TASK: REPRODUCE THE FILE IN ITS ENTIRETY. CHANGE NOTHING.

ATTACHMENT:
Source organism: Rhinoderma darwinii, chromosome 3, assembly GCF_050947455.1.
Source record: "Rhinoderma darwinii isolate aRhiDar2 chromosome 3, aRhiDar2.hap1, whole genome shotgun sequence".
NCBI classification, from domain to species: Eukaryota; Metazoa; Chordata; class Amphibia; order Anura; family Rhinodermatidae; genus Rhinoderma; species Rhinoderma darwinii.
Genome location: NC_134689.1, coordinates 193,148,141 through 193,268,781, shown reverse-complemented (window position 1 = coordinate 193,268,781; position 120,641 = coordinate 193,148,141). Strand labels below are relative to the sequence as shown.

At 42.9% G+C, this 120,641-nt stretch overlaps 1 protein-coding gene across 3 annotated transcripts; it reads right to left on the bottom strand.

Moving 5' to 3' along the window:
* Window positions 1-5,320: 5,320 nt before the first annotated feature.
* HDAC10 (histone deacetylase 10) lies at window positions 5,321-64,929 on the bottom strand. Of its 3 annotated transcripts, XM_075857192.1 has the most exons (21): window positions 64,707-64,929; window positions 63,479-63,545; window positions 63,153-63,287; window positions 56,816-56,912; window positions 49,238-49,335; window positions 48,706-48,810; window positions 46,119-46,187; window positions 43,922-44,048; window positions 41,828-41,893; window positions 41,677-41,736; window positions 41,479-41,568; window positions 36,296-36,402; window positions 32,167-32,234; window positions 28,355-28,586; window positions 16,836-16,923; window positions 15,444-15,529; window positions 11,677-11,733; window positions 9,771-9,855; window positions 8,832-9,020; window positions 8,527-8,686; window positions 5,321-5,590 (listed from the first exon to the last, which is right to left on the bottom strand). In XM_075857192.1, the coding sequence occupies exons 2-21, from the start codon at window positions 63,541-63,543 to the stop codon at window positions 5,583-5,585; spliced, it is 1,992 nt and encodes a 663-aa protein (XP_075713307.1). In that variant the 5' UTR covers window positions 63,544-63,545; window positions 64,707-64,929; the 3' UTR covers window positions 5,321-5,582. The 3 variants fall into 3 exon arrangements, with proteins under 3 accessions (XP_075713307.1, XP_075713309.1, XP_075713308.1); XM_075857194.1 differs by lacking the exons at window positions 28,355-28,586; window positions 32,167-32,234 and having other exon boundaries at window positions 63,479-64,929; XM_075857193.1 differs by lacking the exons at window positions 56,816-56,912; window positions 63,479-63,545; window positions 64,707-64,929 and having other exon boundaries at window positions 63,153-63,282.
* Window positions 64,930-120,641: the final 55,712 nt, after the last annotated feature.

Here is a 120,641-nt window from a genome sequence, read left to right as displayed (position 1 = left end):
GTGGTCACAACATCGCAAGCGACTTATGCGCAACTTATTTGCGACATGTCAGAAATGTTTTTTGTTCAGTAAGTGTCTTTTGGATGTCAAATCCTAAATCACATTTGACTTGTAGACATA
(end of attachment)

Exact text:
Source organism: Rhinoderma darwinii, chromosome 3, assembly GCF_050947455.1.
Source record: "Rhinoderma darwinii isolate aRhiDar2 chromosome 3, aRhiDar2.hap1, whole genome shotgun sequence".
NCBI classification, from domain to species: Eukaryota; Metazoa; Chordata; class Amphibia; order Anura; family Rhinodermatidae; genus Rhinoderma; species Rhinoderma darwinii.
Genome location: NC_134689.1, coordinates 193,148,141 through 193,268,781, shown reverse-complemented (window position 1 = coordinate 193,268,781; position 120,641 = coordinate 193,148,141). Strand labels below are relative to the sequence as shown.

At 42.9% G+C, this 120,641-nt stretch overlaps 1 protein-coding gene across 3 annotated transcripts; it reads right to left on the bottom strand.

Moving 5' to 3' along the window:
* Window positions 1-5,320: 5,320 nt before the first annotated feature.
* HDAC10 (histone deacetylase 10) lies at window positions 5,321-64,929 on the bottom strand. Of its 3 annotated transcripts, XM_075857192.1 has the most exons (21): window positions 64,707-64,929; window positions 63,479-63,545; window positions 63,153-63,287; window positions 56,816-56,912; window positions 49,238-49,335; window positions 48,706-48,810; window positions 46,119-46,187; window positions 43,922-44,048; window positions 41,828-41,893; window positions 41,677-41,736; window positions 41,479-41,568; window positions 36,296-36,402; window positions 32,167-32,234; window positions 28,355-28,586; window positions 16,836-16,923; window positions 15,444-15,529; window positions 11,677-11,733; window positions 9,771-9,855; window positions 8,832-9,020; window positions 8,527-8,686; window positions 5,321-5,590 (listed from the first exon to the last, which is right to left on the bottom strand). In XM_075857192.1, the coding sequence occupies exons 2-21, from the start codon at window positions 63,541-63,543 to the stop codon at window positions 5,583-5,585; spliced, it is 1,992 nt and encodes a 663-aa protein (XP_075713307.1). In that variant the 5' UTR covers window positions 63,544-63,545; window positions 64,707-64,929; the 3' UTR covers window positions 5,321-5,582. The 3 variants fall into 3 exon arrangements, with proteins under 3 accessions (XP_075713307.1, XP_075713309.1, XP_075713308.1); XM_075857194.1 differs by lacking the exons at window positions 28,355-28,586; window positions 32,167-32,234 and having other exon boundaries at window positions 63,479-64,929; XM_075857193.1 differs by lacking the exons at window positions 56,816-56,912; window positions 63,479-63,545; window positions 64,707-64,929 and having other exon boundaries at window positions 63,153-63,282.
* Window positions 64,930-120,641: the final 55,712 nt, after the last annotated feature.

Here is a 120,641-nt window from a genome sequence, read left to right as displayed (position 1 = left end):
GTGGTCACAACATCGCAAGCGACTTATGCGCAACTTATTTGCGACATGTCAGAAATGTTTTTTGTTCAGTAAGTGTCTTTTGGATGTCAAATCCTAAATCACATTTGACTTGTAGACATA